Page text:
And so we began the race. Jan started us off and ran a loop through the park, and then Matt continued our trek into the mountains. Some legs were on the road, some were on trails. Some were flat to easy rolling hills, some were intense uphill all the way, some were steep downhills.
I did my first leg, about 4 miles on the road. Other than a couple dogs chasing me, it was no sweat. On the way to my second leg, Craig had to drive like a maniac because of the potential for the van route to take longer than the runner getting to the exchange point. It lived up to its potential. Despite Craig’s driving, and me almost falling out of the van pantless, Mark still beat us. And he kept on running. So when we caught up to him, he said, “Can I please finish this leg? I feel really good”. I jumped back in the van, feeling totally dejected and announced, “I’m stealing Jan’s leg.” So, literally, I took the following leg from Jan. There is nothing worse than having your adrenaline all amped up and then being told to chill. That leg was a fairly easy 4 miler, except that it was dusk and by the end of that leg it was so dark I almost fell into the abyss because I couldn’t see anything.
Finally, at something like 2am, it was my turn to really get after it. Leg 19. Here we go. That leg was a beast. Aside from the fact that it was pitch black and I could see nothing farther than the 5-10 feet in front of me, thanks to my headlamp, it was very much a never ending hill, or so it seemed. I kept thinking about Jordan’s words, “It doesn’t matter how slow you go, just don’t stop.” At only one point did I get about a 10 step break from going uphill, a very brief plateau and then back up. My teammates had asked what I needed in terms of support. I said, wait for me at about 2 miles up and we’ll go from there. They waited. When I got there, Ken gave me Gatorade and some encouragement. I don’t know if it was my ego or being delirious, but I remember talking smack, saying “This is nothin. I own this mountain.” They went up a couple more miles, and waited again at a weird turn. When I saw them again, I was no longer talking smack. I was no longer talking. I was barely breathing. Then they said, “See you at the top” and they were gone. I finally got to the sign that said I only had a half mile to go. Yessss! But according to my Garmin, I still had about a mile and a half. Hmmm…that’s weird. Turns out some kids had moved the sign down the mountain in an effort to be funny. Not. Cool. I kept climbing, slowly, so slowly. At one point I wanted to see how dark it really was, so I covered my head lamp for a sec, uh, yeah, it was total blackness. I was having a mental battle with myself, “I want to walk. No I don’t. Yes I do. No I don’t”. Then the mist started and it got so foggy, I could barely see my hand in front of my face. And just as it seemed I would NEVER get there, I could hear Nate O cheering me on and he slowly came into view. Oh thank you sweet Jesus, I made it!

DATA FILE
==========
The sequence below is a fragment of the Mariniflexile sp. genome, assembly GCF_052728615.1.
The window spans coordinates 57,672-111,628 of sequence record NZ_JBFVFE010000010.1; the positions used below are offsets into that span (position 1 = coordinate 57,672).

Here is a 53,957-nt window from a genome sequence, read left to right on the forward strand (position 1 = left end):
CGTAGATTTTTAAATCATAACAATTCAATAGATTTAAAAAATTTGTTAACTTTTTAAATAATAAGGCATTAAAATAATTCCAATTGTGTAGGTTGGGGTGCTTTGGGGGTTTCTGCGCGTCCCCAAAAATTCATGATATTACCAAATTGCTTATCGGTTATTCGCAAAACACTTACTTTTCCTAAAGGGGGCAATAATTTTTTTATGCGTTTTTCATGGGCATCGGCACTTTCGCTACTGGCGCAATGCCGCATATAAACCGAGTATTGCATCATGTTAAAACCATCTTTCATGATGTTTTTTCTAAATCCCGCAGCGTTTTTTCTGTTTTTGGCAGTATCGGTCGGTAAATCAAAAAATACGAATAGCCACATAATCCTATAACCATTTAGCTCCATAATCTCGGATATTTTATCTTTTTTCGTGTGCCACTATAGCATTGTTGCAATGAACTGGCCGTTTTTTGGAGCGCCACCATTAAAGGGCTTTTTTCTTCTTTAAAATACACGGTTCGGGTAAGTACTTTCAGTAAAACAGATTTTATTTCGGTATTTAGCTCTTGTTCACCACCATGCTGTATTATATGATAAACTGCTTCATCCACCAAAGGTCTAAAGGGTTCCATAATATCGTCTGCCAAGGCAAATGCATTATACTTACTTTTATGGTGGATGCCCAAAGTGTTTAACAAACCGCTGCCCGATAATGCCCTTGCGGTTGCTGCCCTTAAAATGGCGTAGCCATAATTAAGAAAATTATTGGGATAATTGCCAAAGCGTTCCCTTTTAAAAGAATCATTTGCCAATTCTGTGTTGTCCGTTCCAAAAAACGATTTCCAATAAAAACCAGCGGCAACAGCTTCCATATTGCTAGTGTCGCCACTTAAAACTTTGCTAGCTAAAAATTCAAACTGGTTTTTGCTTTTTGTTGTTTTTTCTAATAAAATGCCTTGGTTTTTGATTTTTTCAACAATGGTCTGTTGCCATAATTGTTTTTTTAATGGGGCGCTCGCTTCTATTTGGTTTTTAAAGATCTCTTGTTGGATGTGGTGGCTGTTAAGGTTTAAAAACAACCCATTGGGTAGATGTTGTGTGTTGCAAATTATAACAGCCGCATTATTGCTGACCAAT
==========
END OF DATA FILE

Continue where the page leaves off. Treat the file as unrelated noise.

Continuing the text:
On April 18, a carload of us will make the roadtrip to NC. And some time during the wee hours of April 20, I will have another go at Leg 19. I am determined to do it even better and stronger than last year. Because I am better and stronger than I was last year. You may not know this about me, but I’m not typically one to back down from a challenge. Leg 19, I’m coming for you. Again.